Metamorphosis

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One of the key concepts in geology is the “rock cycle”. The cycle shows the constant flow between different kinds of rock. The processes of erosion, deposits, pressure and heat continually change rocks to sediment to magma to rock. Soil erosion and catastrophes like mud slides or volcanic eruptions happen quickly and visibly. Other changes happen on a grandiose time scale. It takes eons to compress sediments and silts to become sedimentary rock.

In human terms, inspiration or insights may happen in sudden jumps, perhaps impelled by changes in our circumstances. However it takes time and practice for our mindful creativity to grow, spurred by our intentions and desires.

Change, transformation, metamorphosis and cycles – these are the bases of narratives and poetry.

Rock and earth metaphors in language

Metaphors taken from the language of geology abound. The very name we gave our planet is from geology.

Consider “between a rock and a hard place” means stuck between two equally unpleasant alternatives.

Rock and roll may have started considering movement, but geology had to get into the act with the idea of “hard rock”.

People may be “grounded” when they seem sensible or phlegmatic. A person with a short temper may be said to “erupt”.

To “travel a rocky path” speaks to having difficulties in life; to “move mountains” is to achieve that which seems impossible (yet the earth itself moves mountains constantly).

Another movement metaphor: avoid building on “shifting sands” can mean more than just a literal construction but to create a solid “foundation” before moving forward in life – of faith for some; of concept or knowledge in business situations.

We call someone we like “a gem”. A reliable person is “solid as a rock”. Someone inflexible may “stonewall” the discussion.

Irrelevant issues “muddy the waters”. Small instances of poor behavior cumulatively “erode trust”. An overwhelming majority is a “landslide”. A dangerous precedent can lead to a “slippery slope”.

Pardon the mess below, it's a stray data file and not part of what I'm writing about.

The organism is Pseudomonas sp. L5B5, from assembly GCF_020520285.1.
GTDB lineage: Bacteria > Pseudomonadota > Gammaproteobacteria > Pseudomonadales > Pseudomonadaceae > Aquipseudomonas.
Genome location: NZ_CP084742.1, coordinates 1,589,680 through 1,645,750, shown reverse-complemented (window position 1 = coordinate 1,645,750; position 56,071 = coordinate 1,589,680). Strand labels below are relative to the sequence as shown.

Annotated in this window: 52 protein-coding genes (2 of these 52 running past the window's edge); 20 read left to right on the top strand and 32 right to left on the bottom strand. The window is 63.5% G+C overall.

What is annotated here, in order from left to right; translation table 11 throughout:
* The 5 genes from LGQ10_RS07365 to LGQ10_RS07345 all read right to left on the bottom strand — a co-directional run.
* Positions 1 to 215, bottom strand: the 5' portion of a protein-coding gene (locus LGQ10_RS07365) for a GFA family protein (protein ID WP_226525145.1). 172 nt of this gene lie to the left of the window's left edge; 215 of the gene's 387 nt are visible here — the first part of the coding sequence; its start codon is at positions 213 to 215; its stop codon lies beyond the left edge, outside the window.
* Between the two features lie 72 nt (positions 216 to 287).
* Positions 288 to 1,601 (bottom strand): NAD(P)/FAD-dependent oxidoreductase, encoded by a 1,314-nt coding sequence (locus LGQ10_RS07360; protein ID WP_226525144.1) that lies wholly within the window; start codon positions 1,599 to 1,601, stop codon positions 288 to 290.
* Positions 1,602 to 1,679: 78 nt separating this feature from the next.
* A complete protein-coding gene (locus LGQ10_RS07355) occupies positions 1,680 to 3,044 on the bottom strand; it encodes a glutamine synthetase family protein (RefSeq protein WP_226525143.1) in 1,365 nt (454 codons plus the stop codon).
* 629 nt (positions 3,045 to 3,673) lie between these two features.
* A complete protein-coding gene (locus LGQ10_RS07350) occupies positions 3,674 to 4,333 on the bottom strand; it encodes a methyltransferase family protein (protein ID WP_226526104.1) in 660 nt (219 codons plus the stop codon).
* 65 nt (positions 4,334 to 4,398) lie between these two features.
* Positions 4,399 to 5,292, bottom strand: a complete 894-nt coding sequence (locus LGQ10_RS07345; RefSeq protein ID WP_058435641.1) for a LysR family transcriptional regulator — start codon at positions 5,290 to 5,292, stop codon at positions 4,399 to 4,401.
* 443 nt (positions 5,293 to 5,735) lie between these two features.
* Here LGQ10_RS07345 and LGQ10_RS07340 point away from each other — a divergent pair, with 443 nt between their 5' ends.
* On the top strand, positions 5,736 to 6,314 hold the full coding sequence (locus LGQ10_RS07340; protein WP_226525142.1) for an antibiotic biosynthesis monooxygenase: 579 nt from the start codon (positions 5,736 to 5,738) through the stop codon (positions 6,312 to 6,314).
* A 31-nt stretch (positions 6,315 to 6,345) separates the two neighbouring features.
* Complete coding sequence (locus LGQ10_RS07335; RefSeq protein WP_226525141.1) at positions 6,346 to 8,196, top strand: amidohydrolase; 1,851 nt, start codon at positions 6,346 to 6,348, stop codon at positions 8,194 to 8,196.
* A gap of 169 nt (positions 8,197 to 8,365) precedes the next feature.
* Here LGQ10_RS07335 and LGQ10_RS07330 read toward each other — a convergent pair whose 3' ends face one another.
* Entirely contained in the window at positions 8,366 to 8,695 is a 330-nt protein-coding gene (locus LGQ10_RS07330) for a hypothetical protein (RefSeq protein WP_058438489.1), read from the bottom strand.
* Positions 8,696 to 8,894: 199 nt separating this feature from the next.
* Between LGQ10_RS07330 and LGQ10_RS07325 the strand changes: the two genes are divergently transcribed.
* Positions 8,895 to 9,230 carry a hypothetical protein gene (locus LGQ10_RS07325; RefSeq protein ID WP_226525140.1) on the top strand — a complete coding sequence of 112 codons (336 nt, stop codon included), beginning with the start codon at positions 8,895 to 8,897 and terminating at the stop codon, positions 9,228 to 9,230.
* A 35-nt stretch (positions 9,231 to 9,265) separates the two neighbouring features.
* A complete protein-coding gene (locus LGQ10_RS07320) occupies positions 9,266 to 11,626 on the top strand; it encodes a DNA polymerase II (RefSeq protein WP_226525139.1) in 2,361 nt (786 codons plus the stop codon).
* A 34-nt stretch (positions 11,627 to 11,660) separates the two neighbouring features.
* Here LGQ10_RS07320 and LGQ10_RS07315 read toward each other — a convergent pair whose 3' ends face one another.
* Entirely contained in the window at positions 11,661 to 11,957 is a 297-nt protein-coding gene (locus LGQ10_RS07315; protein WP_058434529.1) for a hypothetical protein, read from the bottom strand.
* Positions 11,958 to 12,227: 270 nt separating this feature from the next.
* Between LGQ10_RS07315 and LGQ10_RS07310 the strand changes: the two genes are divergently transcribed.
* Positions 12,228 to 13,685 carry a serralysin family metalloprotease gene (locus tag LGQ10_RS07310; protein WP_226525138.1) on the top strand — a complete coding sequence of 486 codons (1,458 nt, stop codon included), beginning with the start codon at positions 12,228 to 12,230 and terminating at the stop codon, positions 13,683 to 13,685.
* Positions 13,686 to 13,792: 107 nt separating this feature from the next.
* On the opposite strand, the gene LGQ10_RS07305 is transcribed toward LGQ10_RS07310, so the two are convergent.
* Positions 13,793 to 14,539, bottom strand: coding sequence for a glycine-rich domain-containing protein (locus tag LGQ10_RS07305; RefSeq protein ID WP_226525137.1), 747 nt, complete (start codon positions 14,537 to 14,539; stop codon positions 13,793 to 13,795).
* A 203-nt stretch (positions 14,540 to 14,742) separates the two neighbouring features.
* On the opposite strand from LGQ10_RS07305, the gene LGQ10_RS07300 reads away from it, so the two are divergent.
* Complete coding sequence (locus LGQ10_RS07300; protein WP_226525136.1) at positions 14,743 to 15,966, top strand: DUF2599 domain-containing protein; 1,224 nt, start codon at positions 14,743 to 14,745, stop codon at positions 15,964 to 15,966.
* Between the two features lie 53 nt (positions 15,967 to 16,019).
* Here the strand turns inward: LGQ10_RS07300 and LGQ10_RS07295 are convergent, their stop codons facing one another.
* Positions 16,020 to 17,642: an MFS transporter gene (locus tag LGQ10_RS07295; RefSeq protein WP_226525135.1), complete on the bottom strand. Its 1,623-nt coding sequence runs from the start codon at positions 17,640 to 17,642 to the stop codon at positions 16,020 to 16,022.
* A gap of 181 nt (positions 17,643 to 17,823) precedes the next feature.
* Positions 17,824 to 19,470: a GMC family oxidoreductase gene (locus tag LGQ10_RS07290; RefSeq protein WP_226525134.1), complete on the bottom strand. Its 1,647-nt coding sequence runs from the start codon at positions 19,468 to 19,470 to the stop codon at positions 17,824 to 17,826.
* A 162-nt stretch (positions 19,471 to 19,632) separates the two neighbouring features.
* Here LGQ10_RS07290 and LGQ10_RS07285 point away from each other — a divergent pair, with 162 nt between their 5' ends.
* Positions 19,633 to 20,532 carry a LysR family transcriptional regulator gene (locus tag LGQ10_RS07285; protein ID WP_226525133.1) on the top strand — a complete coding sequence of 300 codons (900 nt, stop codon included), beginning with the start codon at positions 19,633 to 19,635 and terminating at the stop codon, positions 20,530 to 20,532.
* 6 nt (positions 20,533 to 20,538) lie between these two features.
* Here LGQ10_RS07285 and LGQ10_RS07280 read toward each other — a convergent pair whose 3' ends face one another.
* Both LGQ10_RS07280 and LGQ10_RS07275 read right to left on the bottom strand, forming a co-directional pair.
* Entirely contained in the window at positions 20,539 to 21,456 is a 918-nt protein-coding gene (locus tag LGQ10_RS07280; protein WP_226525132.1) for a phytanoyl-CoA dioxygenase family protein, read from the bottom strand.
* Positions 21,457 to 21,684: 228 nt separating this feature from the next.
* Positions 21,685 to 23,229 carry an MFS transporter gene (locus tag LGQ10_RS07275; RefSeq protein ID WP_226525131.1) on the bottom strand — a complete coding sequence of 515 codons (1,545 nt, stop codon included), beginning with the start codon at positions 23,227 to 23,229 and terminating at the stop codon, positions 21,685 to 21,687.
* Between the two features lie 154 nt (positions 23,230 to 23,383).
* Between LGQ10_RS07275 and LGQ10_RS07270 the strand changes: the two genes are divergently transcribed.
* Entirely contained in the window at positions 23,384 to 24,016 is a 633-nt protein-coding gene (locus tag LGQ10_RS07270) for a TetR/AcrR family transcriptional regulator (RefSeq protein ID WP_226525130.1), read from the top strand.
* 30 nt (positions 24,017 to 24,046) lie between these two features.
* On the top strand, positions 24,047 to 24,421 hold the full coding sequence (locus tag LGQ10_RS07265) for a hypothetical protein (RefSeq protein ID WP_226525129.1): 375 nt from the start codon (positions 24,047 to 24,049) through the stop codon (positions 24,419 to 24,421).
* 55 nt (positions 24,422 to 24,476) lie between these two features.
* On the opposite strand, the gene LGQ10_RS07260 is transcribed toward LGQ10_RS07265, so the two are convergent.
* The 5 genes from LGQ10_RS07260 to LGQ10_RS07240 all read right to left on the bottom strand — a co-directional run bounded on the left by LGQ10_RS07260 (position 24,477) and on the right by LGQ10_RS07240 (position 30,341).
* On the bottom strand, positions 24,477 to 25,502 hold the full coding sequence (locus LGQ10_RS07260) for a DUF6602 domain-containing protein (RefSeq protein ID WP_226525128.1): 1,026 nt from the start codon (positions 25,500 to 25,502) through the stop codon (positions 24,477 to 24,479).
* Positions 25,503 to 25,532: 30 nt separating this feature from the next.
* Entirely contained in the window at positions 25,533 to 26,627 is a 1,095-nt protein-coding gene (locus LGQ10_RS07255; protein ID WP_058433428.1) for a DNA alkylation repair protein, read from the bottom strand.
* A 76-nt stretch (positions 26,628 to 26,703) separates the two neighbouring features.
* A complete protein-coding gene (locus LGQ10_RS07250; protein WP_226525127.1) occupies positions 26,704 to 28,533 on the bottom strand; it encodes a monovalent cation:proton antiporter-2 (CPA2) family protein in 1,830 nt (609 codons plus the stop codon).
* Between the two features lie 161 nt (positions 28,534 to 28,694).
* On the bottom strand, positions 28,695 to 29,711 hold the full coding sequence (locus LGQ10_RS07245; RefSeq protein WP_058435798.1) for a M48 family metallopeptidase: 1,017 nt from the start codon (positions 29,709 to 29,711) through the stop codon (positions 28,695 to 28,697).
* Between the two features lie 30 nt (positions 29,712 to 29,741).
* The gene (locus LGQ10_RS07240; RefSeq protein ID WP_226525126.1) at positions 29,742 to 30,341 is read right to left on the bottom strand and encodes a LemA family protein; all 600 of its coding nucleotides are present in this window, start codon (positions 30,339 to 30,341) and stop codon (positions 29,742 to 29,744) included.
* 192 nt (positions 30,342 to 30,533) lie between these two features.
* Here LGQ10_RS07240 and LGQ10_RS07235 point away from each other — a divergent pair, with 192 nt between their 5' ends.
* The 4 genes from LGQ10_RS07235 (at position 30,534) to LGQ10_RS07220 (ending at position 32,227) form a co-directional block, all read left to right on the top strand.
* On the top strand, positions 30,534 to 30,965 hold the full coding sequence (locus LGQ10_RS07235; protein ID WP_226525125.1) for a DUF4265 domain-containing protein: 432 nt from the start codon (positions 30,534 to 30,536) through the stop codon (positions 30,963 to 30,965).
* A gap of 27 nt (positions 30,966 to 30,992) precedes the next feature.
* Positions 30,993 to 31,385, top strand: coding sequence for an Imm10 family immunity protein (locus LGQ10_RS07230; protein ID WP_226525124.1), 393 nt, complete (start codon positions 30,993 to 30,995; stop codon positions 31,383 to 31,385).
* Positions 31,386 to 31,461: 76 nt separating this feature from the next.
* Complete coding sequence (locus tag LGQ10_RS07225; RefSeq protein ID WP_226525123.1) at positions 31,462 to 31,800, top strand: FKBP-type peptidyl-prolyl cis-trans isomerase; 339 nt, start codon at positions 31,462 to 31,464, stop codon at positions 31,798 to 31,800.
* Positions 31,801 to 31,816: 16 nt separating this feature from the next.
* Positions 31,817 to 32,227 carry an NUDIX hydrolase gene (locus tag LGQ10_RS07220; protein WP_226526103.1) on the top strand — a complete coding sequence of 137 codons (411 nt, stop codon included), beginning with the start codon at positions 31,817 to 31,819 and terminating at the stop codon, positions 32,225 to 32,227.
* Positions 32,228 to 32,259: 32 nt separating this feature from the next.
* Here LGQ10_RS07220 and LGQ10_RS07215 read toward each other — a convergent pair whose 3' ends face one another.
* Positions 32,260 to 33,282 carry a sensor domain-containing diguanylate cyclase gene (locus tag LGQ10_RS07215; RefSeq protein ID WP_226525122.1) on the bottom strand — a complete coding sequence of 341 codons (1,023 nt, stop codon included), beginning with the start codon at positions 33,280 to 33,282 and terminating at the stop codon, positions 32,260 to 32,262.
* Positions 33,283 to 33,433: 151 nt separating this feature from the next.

Someone old fashioned may be laughingly a “fossil”, while their attitudes may be “petrified”.

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photo credit: coco+kelley via photopin cc

Expressing Creativity – Exploring Materials

Modernism, the historical art era encompassing the late 19th Century through the first half of the 20th, is characterized by an emphasis on materials, media and form rather than metaphorical content. They also wanted to remind people that art, even that of the great masters, was just paint on surfaces.

Artists were exploring the tactile quality of paint itself or the properties of stone or metal – essentially examining the Elements of Design (Shape, Line, Color, Texture, and so on) in their pure forms without seeking to tell stories or express meaning. One might say that the Modernists were fighting a losing battle against human nature, since we are biologically programmed to seek meaning and notice relationships – create stories – and will do so even when none exist. Humans seek to make sense from information, while one big part of Modernism wants to depict nonsense for its own sake. (Eg Dada and Theater of the Absurd).

Writing included the stream-of-consciousness novel and poetry that was more about the sound of words than their meanings. In music atonal or 12 tone music rose, with all its unresolved glory along with the famous John Cage conceptual composition 4’33” – one of several silent pieces. The Wikipedia entry on Modernism has a positive cornucopia of links to the theoretical thinkers, writers and artists of the era. They wanted to explore the stylistic conventions of various kinds of art work, but from a distance, without getting drawn in to the stories.

Rothko Chapel

Mark Rothko (1903-1970) was a Modernist painter whose large scale mono or duo chrome works are the epitome of Modernist non-subjective art. The Rothko Chapel in Houston, TX is a non-denominational meditation chapel, and is open and free to the public. Inside the Rotunda, lit entirely by natural light, are fourteen large scale monochrome oil paintings by Rothko. The light constantly changes so the texture of each painting also changes.

Rothko Chapel

Interior Rothko Chapel

When I visited there in the mid-1980’s I felt like there were figures buried inside the darkness. I persisted in trying to see what was hidden. The paintings seem to have a lot of depth. It was very serene and relaxing, but I still wanted to find a subject in the non-subjective artworks. But then again, I also like finding shapes in the texture of popcorn ceilings.

What does this mean for a creativity practice today?

Modernist practice gives us permission to play with materials and media, to enjoy the process without worrying about the outcome or product. We can smoosh paint, or roll it, combine blocks of color or repeat simple shapes over and over. We can stack wood, metal and stone pieces in pleasing combinations.

Some of the best ideas for Modernist experiments come from ideas for children’s sensory play crafts. Throw pigments, pour, spray and embrace randomness. But also combine surfaces and textures. Use one color of different media for a shadow box or other display – paint, inks, pencils, crayons, collage, fabric, found objects

Simple Art Project Ideas.